The new British Prime Minister Theresa May announced six members of her cabinet today.

Amid a sweeping crackdown on dissent in Egypt, security forces have forcibly disappeared hundreds of people since the beginning of 2015, according to a new report from Amnesty International.

It's an "unprecedented spike," the group says, with an average of three or four people disappeared every day.

The Republican Party, as it prepares for its convention next week has checked off item No. 1 on its housekeeping list — drafting a party platform. The document reflects the conservative views of its authors, many of whom are party activists. So don't look for any concessions to changing views among the broader public on key social issues.

Many public figures who took to Twitter and Facebook following the murder of five police officers in Dallas have faced public blowback and, in some cases, found their employers less than forgiving about inflammatory and sometimes hateful online comments.

As Venezuela unravels — with shortages of food and medicine, as well as runaway inflation — President Nicolas Maduro is increasingly unpopular. But he's still holding onto power.

"The truth in Venezuela is there is real hunger. We are hungry," says a man who has invited me into his house in the northwestern city of Maracaibo, but doesn't want his name used for fear of reprisals by the government.

The wiry man paces angrily as he speaks. It wasn't always this way, he says, showing how loose his pants are now.

Ask a typical teenage girl about the latest slang and girl crushes and you might get answers like "spilling the tea" and Taylor Swift. But at the Girl Up Leadership Summit in Washington, D.C., the answers were "intersectional feminism" — the idea that there's no one-size-fits-all definition of feminism — and U.N. climate chief Christiana Figueres.

Copyright 2016 NPR. To see more, visit

Copyright 2016 NPR. To see more, visit

Copyright 2016 NPR. To see more, visit

Copyright 2016 NPR. To see more, visit


Exploring A Crisis Of Faith With Confessional Comics

Jul 11, 2013
Originally published on July 11, 2013 7:01 pm

Confessional cartoon chronicler Jeffrey Brown's new autobiographical work, A Matter of Life, will sit next to Craig Thompson's Blankets as one of the most touching and wise graphic memoirs we have about growing up in a religious household and grappling with faith.

Avid consumers of graphic storytelling know Brown for the autobiographical work that established his career (Clumsy, Unlikely, AEIOU, Funny Misshapen Body). More mainstream readers will have encountered him through his best-selling meditations on fatherhood, Darth Vader and Son and Vader's Little Princess. For the legions of cat lovers, his Cat Getting Out of a Bag and Other Observations and Cats Are Weird and More Observations deserve pride of place.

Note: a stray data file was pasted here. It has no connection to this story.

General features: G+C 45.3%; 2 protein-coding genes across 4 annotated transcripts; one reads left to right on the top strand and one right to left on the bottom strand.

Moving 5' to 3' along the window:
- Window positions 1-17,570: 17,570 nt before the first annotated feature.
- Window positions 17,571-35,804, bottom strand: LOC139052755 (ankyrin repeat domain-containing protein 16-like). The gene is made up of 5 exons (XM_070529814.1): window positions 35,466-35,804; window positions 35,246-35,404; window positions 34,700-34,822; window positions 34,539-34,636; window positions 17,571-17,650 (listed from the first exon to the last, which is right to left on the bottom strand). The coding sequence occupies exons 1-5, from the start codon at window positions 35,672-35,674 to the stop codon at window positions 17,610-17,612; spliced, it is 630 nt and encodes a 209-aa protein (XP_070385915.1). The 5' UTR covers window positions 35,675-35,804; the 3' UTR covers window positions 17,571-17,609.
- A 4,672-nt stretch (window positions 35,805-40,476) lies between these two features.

In addition to being versatile and prolific, he's scruffy. And by "he," I mean the author, his character self and his drawing style. Brown's scratchy, spare lines express a desire to make art that is as honest and human as possible – an insistence on perfection of idea rather than perfection of product. And yet he achieves both in A Matter of Life. Billed as an autobiographical exploration of fatherhood and faith, it is his most personal work to date — which says a lot, given his deeply revealing books on relationships and growing up.

Told in short vignettes that probe the memories of three generations of BrownsJeffrey, his minister father and his son, Oscar -- A Matter of Life is both delightful and thought-provoking. As in previous works, Brown's more serious themes are leavened with deadpan humor. The book opens and closes with full-page spreads that zoom in on the heavens, framing the story with a cosmic perspective. "When I was little," the opening captions read, "I believed in God. At least, I think I did. At some point I realized I didn't believe. And I hadn't in a long time. If ever. It doesn't mean I don't believe in something bigger than myself." Cut to Jeffrey with his son on his shoulders, walking along a tree-lined street, asking the obvious next question: "Oscar are you chewing on my hair?" This juxtaposition of the big, philosophical questions with the simplest of father-and-son banter is a constant throughout the work.

Many whose attendance in God's house on a weekly basis was mandatory will sympathize with the young Jeffrey banging his head against the pew in boredom or furtively reading human biology books in his father's office. Or with the a-w-k-w-a-r-d scene in which he shares his newfound apostasy with his parents — an announcement that meets with silent, blank stares.

On the other hand, Brown conveys his own sense of the divine in small moments: a stubbed toe, fear of bugs, a confusing childhood memory, acts of kindness in everyday life. These trifles are infused with meaning and cherished by the author in a way that evokes the New Testament notion of Jesus in all things — but for Brown, without the Jesus part. He acknowledges, in another series of panels overlooking glorious mountain vistas, that where others see God's presence he sees beauty and wonder, but not a celestial presence.

Like all accomplished serial memoirists, Brown has mastered the art of mining the same veins of material over and over — looking at the same incidents from a different vantage point, highlighting a new stream of consciousness, focusing on an event that took place offstage in a previous work or with added bathos, in this case, abetted by the birth of his son. With each new round of toil he extracts new, rough-hewn gems — of which A Matter of Life is the most profound.

Did I mention that Brown's work is hilarious? That you will smile and laugh throughout? That you'll be inspired by the Brown family's goodness and gentle relationship with each other and the world? Reading this is a joy. Rereading it is, too.

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